It is important to examine the allegation covering the alleged excess as it appears in the cross claim of the Library Trustees. It is alleged, in effect, that there is more corpus than is needed to produce sufficient income to accomplish the charitable purpose of the Needy Poor Trust. The purpose of the trust is to assist organizations and societies which look after and administer to the Needy Poor of the City of Milford. In view of the allegation we must assume that these entities do not need what, judicially noticed, would amount to no more than $5,000 a year.

If we assume that the designated societies and organizations could not fairly use about $5,000 per year, does that mean that under the cy pres doctrine the amount of corpus producing the excess (or a part thereof) could go into the Library Trust? I regret to say that it does not. I say this because I believe the cy pres doctrine would require that the excess be used for some other form of aid to the needy poor of Milford under a judicially approved plan. The Court will take judicial notice of the fact that there must be needs among the needy poor of Milford which would far exceed the amount of any possible excess which might remain after satisfying the needs of such organizations and societies as the trustees might select. Thus, for example, consider the need for hospital services for the needy poor. One can imagine many other uses which would directly benefit the needy poor of Milford. They would far exceed any possible excess and would of necessity be given priority over the Library Trust.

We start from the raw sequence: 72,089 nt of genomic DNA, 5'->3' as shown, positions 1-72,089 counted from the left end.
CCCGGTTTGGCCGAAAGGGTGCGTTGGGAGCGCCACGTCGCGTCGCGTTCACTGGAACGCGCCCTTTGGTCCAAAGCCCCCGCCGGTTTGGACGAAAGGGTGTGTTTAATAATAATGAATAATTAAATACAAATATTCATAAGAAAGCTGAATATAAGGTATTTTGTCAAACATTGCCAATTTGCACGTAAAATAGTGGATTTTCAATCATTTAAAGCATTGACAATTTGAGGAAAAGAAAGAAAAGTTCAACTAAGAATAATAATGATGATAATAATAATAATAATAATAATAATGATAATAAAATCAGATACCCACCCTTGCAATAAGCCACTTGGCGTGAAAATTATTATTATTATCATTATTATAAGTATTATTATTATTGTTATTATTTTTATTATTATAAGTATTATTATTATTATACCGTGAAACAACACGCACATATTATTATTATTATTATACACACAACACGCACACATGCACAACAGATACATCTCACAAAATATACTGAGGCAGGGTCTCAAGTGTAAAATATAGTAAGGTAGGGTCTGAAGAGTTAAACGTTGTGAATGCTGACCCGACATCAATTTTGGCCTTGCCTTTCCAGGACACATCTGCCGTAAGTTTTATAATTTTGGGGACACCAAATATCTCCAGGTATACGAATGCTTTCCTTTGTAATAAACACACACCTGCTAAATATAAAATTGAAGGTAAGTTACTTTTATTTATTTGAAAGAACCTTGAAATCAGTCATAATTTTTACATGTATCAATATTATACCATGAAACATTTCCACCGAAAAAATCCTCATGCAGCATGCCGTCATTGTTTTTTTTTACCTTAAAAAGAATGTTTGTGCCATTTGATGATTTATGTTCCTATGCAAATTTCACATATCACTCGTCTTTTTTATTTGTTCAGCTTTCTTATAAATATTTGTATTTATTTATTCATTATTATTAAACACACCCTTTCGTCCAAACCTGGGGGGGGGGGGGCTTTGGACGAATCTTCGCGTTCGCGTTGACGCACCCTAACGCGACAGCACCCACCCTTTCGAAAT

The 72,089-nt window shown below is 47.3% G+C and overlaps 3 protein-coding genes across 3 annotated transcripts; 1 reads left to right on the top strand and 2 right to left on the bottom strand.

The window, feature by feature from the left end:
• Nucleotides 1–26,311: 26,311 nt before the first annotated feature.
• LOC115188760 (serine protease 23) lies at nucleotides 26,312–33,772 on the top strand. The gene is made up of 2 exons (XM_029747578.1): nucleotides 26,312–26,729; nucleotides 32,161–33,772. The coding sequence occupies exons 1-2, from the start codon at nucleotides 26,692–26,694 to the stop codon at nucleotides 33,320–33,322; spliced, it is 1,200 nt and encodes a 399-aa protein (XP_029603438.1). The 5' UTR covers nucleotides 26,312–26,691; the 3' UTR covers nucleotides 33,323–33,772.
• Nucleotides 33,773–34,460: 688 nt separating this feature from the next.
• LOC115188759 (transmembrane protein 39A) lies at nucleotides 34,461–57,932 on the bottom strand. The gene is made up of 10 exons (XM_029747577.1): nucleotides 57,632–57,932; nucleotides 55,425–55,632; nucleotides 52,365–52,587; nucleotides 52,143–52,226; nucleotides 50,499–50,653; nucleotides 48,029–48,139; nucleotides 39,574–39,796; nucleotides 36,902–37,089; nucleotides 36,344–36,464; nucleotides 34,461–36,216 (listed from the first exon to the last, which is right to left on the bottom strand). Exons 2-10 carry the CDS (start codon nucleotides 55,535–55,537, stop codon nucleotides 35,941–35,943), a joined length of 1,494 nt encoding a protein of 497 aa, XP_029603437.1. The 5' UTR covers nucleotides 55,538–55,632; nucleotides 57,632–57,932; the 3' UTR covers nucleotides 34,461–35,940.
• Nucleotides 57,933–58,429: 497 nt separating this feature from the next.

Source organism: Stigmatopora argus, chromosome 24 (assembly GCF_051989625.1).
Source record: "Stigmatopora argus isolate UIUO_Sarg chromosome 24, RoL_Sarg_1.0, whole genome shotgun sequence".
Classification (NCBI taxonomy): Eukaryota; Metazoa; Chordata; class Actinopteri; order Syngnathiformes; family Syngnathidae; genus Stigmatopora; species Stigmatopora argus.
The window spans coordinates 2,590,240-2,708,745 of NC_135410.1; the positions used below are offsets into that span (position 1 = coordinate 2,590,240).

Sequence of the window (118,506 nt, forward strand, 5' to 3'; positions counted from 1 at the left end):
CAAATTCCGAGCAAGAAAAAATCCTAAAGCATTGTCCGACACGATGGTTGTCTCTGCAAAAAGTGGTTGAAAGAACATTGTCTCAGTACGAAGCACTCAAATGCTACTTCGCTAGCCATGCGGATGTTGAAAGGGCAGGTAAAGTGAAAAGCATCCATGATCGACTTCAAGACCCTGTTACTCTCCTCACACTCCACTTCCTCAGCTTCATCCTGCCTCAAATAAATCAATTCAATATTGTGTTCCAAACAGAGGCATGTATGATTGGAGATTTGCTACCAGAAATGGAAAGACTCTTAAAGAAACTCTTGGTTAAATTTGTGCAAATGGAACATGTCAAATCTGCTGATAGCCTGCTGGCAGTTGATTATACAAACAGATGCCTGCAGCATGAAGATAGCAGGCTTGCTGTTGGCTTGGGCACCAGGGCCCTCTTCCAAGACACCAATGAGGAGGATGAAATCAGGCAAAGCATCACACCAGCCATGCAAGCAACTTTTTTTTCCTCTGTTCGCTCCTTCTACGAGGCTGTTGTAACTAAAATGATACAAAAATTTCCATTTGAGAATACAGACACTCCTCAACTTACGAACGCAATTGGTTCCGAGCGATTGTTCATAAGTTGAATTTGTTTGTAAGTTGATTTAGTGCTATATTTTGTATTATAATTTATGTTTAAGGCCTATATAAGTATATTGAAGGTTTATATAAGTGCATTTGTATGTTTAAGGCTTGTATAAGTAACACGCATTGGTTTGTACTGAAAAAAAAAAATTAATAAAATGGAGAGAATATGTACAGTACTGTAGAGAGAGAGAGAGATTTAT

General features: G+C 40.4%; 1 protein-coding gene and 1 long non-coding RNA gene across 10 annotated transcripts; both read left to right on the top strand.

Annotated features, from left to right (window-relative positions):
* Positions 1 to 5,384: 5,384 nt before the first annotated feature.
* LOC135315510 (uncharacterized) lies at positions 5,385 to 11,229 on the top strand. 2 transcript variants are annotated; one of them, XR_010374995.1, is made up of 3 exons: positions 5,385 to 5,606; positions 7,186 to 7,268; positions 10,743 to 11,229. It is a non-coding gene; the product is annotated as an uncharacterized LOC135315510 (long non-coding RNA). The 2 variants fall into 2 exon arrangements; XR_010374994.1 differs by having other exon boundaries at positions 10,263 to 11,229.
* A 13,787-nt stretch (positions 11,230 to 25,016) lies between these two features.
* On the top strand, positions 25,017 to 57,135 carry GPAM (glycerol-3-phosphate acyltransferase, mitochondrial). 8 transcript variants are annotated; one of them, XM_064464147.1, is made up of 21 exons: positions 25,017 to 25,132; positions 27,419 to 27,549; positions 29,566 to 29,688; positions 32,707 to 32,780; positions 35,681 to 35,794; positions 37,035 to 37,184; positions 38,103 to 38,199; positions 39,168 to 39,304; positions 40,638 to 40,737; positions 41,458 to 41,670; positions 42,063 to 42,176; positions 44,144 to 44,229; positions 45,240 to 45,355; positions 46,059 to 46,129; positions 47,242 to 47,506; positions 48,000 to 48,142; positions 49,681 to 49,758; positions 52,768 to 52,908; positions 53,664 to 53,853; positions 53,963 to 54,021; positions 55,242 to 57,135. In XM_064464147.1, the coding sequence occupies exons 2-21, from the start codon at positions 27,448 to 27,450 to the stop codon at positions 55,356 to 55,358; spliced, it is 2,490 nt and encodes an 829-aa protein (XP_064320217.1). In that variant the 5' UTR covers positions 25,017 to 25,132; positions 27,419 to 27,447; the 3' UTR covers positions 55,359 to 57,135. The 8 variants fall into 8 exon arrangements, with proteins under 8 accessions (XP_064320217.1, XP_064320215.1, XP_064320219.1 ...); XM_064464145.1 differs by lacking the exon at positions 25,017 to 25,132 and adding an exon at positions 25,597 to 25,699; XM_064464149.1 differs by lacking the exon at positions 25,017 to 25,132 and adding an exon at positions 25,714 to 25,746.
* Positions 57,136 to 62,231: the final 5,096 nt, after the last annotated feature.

The Trustees of the Library Trust suggest that the library would perhaps be principally for the benefit of the poor, it being assumed that other people would be more likely to buy books. Implicit in this argument is the concession that the Library is in fact for other than the needy poor of Milford. Indeed, no restriction on the eligible users is found in the provisions of the *301 will creating the Library Trust. Thus, it may fairly be said that if funds were to be transferred from the Needy Poor Trust to the Library Trust they would be directly benefiting at least some people who were not in the category "needy poor". This is an added reason why any excess corpus would under cy pres go to organizations and uses more closely identified with service to the needy poor than the Library Trust.